Plastics in make-up and make-up packaging
Microplastics have been added to cosmetics since the 1960s, and you may have heard of polyethylene microbeads used in skincare products for exfoliating, smoothing, or polishing the skin. However, microplastic particles and other poorly biodegradable synthetic polymers remain for years in our ecosystem, in the air, water and soil.
On a global average, a human being absorbs up to five grams of plastic per week, and the consequences are unknown.
Thankfully the Beat the Microbead campaign has had many wins in recent years, with 15 countries taking steps to ban microbeads. In 2018, the UK government banned the use of microbeads in toothpastes, shower gels and facial scrubs.
However, some products classified as ‘leave on’ were not subject to the ban, including lotions, sun cream and make-up, as well as abrasive cleaning products. This ban also did not extend to non-biodegradable liquid polymers.
Did you know that polyethylene can be found in a non-solid form, in eyeliners, mascara, eye shadows, eyebrow pencils, lipsticks, face powders and foundations? It can be used to hold together ingredients, increase thickness, or form a coating on the skin.
Acrylates Copolymer (also known as acrylics or polyacrylates) may also be used to add waterproof properties to mascaras and lipsticks. These are two of the most commonly used of these polymers in cosmetics, but new research has found there are over 500 more.
None of the make-up companies we rated had yet got a clear public policy on all microplastics and non-biodegradable liquid polymers, however, Green People contacted us to say they had never used these ingredients.
We did not mark down Dr Hauschka or Lavera either, as both were certified by NATRUE, which had a fact sheet on microplastics, explicitly stating that “all microplastics are prohibited”, and neither had any of the most common liquid polymers in their ingredients lists.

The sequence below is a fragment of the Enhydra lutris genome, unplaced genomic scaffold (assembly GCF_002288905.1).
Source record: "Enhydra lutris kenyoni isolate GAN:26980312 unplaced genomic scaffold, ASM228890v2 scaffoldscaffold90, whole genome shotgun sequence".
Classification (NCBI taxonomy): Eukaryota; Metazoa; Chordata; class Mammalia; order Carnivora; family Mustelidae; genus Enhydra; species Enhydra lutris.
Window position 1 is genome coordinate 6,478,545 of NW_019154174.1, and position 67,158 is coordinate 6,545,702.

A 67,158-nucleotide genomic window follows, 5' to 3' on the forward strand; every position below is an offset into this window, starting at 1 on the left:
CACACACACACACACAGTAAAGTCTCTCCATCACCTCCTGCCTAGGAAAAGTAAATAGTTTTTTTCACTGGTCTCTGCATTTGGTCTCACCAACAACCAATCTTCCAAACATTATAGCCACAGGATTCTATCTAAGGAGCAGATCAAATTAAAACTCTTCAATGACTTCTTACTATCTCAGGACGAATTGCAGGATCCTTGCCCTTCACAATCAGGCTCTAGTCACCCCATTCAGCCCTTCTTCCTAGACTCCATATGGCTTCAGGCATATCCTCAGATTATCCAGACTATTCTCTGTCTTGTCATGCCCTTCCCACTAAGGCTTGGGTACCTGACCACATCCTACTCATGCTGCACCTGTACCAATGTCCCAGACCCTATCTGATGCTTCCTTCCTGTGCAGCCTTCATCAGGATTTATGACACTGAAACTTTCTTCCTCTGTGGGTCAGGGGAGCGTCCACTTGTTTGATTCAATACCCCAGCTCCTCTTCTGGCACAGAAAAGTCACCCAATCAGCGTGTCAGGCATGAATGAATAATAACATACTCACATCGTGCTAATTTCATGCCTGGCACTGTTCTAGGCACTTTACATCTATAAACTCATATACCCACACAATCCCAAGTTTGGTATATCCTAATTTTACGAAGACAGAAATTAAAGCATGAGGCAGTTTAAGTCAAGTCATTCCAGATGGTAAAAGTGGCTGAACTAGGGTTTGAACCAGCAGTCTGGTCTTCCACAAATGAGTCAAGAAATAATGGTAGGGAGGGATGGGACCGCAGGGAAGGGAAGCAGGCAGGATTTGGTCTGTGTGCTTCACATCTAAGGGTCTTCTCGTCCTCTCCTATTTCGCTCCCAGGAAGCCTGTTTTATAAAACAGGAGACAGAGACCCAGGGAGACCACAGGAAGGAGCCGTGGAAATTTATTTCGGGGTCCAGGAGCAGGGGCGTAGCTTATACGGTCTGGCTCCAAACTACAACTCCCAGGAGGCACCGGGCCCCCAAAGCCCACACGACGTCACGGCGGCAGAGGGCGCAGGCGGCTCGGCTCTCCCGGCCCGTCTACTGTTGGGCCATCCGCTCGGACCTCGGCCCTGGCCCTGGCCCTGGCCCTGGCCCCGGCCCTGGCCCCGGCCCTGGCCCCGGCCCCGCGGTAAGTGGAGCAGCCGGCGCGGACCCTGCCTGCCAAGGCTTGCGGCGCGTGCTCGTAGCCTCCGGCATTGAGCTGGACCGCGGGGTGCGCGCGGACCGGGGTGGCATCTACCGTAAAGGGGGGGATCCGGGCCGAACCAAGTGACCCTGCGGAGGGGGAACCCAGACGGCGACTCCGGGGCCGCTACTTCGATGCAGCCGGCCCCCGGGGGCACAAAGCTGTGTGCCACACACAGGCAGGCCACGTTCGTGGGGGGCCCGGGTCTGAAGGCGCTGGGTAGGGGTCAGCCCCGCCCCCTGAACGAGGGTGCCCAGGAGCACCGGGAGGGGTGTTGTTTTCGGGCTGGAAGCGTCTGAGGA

Sign the petition by the Plastic Soup Foundation to tell the EU to ban microplastics in cosmetics.
You can find examples online of make-up in refillable, recycled, compostable or biodegradable packaging, but those brands are not generally available in the UK.
For the dedicated out there, one way to avoid packaging is to make your own make-up, but if you want to buy charcoal to try and make your own mascara, you might want to check the label closely, as it can be made from many things including coal, peat, or bone.
Each of the companies at the top of the table discussed packaging on their websites, from experimenting with plastic made from sugar cane, to using recyclable materials. Lush was the only company we found that actually sold packaging-free make-up, including concealer, foundation and lipstick refills cupped in biodegradable wax, which go into a partially recycled aluminium and brass case.
They are also working on biodegradable tagua nut packaging for eyeshadow.
According to the recycling company TerraCycle, the global cosmetics industry produces 120 billion units of packaging every year, and few (other than glass jars and plastic bottles) are accepted by kerbside recycling programmes. Partly due to the resulting confusion, far fewer people are in the habit of recycling packaging generated in the bathroom, compared to the kitchen.
But you can add bottles from your bathroom to your household recycling with a few extra steps. Pumps are not recyclable so removing these is essential, as well as trigger heads or flip top lids from bottles, which are usually made from a different material. You should also empty any liquids out, and wash and dry the bottles.
If you have make-up packaging you want to recycle, including tubes, compacts, lipsticks and mascaras, there may be a TerraCycle drop-off point near you, or you can even start one.